We are just days away from an event that everyone looks forward to all year long and who better to speak with than the man behind making it happen, Jason Miller.
#1 -- Who is Jason Miller? What have you done? What do you currently do?
I am the Event Director for Maryland International Raceway, and the track has been owned by my family for the last 23 years. When my parents first purchased MIR back in 1989, I started off handing out time slips at the ET Shack at only 15 years old, then moved on to selling souvenirs, selling tickets, pouring race fuel, working the water box, unclogging toilets, picking up trash, working the clocks, parking spectators and so on. When I turned 18, I wanted more responsibility and started to learn tech inspection, starting races, learning the timing system for repair of fiber optic and other systems, running the staging lanes, and various other positions. I guess you can say I worked just about every position at the racetrack. At about my mid 20s I was fascinated by promoting and track prep. My dad taught me virtually every part of the business and promoting, and gave me the title of Event Director which I still hold now. So in other words, I am the “Chief Cook and Bottle Washer”. My duties as Event Director include everything from promotions and media, to staffing the racetrack and track prep, to fixing a sink in the bathroom or still picking up trash. No one in our family is above any position.
#2 -- What initially got you into motorsports and drag racing? What form of drag racing is your passion when it comes to your free time?
My dad used to travel around the country to bracket race since I was born. So as I was growing up I was at the track every weekend and loved it. It just all fell into my lap. Many people don’t know this, but I used to be a motorcycle racer, and still consider myself one even though it has been more than 6 years since I have entered a motorcycle race. I used to race motocross at a young age when I wasn’t traveling with my dad, and when I was 16 I started to drag race motorcycles. I quit drag racing in 2006 to focus even more on MIR and its events. But I enjoy all forms of drag racing through and through and import drag racing just appealed to be from the very beginning when EIP Tuning first presented it to us back in the early 90s.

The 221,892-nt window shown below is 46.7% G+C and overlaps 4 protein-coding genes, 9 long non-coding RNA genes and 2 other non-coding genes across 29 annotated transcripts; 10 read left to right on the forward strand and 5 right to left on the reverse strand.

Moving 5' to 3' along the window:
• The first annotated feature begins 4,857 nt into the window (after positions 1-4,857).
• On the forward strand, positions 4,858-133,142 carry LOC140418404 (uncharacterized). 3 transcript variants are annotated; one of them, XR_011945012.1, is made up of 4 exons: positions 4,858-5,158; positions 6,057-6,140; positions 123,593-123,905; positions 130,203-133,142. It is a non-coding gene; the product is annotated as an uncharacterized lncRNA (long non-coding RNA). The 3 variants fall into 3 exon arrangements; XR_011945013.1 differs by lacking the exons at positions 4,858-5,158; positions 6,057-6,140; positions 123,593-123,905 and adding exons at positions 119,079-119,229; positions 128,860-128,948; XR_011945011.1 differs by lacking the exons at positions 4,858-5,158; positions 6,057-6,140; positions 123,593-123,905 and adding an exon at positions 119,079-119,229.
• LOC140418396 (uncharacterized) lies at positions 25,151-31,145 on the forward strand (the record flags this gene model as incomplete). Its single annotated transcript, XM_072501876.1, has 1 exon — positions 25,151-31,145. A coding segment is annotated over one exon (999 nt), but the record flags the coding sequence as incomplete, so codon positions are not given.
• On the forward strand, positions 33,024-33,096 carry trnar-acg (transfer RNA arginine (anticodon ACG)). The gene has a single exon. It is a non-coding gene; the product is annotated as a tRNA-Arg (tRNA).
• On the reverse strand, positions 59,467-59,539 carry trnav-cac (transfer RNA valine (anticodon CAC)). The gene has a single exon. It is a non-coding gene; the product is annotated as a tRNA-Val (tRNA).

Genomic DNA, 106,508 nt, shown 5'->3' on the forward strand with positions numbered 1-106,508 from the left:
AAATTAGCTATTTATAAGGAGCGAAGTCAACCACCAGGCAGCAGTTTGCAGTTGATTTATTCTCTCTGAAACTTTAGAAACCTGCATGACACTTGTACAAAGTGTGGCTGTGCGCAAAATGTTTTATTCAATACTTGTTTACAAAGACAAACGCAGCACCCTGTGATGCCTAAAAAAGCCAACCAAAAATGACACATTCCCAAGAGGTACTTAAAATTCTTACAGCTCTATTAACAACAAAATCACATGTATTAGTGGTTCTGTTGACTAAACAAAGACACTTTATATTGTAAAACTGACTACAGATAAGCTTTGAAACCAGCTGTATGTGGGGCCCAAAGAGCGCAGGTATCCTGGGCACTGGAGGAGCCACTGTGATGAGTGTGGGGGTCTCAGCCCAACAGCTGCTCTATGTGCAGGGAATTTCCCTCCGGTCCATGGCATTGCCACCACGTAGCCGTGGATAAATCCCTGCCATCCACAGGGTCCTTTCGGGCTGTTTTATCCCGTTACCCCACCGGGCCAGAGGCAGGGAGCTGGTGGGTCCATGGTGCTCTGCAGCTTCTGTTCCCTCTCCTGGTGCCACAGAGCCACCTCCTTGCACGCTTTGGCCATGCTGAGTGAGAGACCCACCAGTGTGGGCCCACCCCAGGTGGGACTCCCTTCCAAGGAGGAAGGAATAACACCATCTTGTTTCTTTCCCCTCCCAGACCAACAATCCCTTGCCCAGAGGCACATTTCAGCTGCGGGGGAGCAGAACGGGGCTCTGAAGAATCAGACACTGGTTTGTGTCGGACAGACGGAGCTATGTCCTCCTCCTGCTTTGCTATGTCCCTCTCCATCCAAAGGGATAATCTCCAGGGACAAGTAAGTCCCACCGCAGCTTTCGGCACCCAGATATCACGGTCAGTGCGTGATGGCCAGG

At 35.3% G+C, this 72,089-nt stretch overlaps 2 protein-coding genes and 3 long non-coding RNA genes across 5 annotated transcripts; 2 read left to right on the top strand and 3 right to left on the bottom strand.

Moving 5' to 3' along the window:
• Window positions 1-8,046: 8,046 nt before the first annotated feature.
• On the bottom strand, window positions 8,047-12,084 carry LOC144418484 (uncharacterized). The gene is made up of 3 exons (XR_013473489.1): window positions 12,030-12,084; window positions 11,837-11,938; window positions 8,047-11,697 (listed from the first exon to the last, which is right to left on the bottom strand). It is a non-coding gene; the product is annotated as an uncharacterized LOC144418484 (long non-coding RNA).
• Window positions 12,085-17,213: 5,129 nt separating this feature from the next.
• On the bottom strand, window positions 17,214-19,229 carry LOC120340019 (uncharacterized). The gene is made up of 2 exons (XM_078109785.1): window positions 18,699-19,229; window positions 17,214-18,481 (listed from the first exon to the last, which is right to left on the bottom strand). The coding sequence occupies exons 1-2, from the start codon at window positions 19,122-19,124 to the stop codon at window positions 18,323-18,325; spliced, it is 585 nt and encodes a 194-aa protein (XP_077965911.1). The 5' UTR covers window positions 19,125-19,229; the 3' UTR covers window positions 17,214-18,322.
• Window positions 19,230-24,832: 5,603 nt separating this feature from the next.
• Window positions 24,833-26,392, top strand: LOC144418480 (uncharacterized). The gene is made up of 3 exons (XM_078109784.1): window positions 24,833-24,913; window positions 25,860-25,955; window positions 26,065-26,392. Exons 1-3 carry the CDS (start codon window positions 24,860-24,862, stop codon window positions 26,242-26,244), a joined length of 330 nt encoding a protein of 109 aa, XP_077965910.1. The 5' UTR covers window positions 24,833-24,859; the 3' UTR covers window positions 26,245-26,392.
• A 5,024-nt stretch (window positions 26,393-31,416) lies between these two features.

#3 -- A lot has been said about all the improvements that you have made to the facility over the last year. It is great to see track owners really working on their facilities to keep them in the best condition possible. The racers and fans really do appreciate it. Is there still a list of improvements you have on the agenda for the track into the future?
Our family has spent a lot of money on MIR over the last 2 decades. We spent over 2 million in track improvements in the year 2000 and have made steady improvements almost every year. In 2007 we built a new concession stand and restroom facility, purchases 15 additional acres, and repaved the entire pit area. It was the second largest expansion we have done at MIR since we purchased it. Last winter we did a few more things with starting line and bleachers, and purchased a 2nd
fire truck and 2nd
ambulance. My dad and I still have more plans for MIR as dollars allow. We would like to put in LED scoreboards, elevated seating, and a new restroom facility on the North side of the track.
#4 -- The World Cup Finals is one of the most talked about drag races of the year. This year from what I have gathered it is expected to be larger than ever before. The last 2 years you have had difficulty actually finishing the elimination rounds of the event. What do you have planned this year to try and avoid not completing the event?
The World Cup Finals has been very special for me. I created the event 17 years ago as a 1 day event with 300 racers and about 2,000 fans and have watched it grow into a 3-day event with over 600+ serious race teams and 20,000 fans. It’s a great feeling to see so many racers and fans passionate about what you created. WCF really brings out everyone’s passion whether you are a GM fan, a Ford fan, a Honda fan, or any other make. It really has turned into our Super Bowl at MIR. What I and my staff aim to do every year at WCF is give them a well organized event, in a time frame on the calendar with unreal atmospheric conditions, and a racing surface prepped to the max. With those elements and the passion of the racers, it has exceeded our wildest expectations. For the 2012 WCF, we had to make the tough decision to drop the ET Bracket class that has been a part of WCF since the beginning and expand the event to a 3-Day event on Fri, Sat and Sun, with parking and tech on Thursday. Every year we take steps to fix the problems of the previous year, but the event grows so rapidly that the step we have taken somehow only puts us back behind the 8 ball with more event growth. The multiple changes this year will ensure we are ahead of the game and I can’t wait!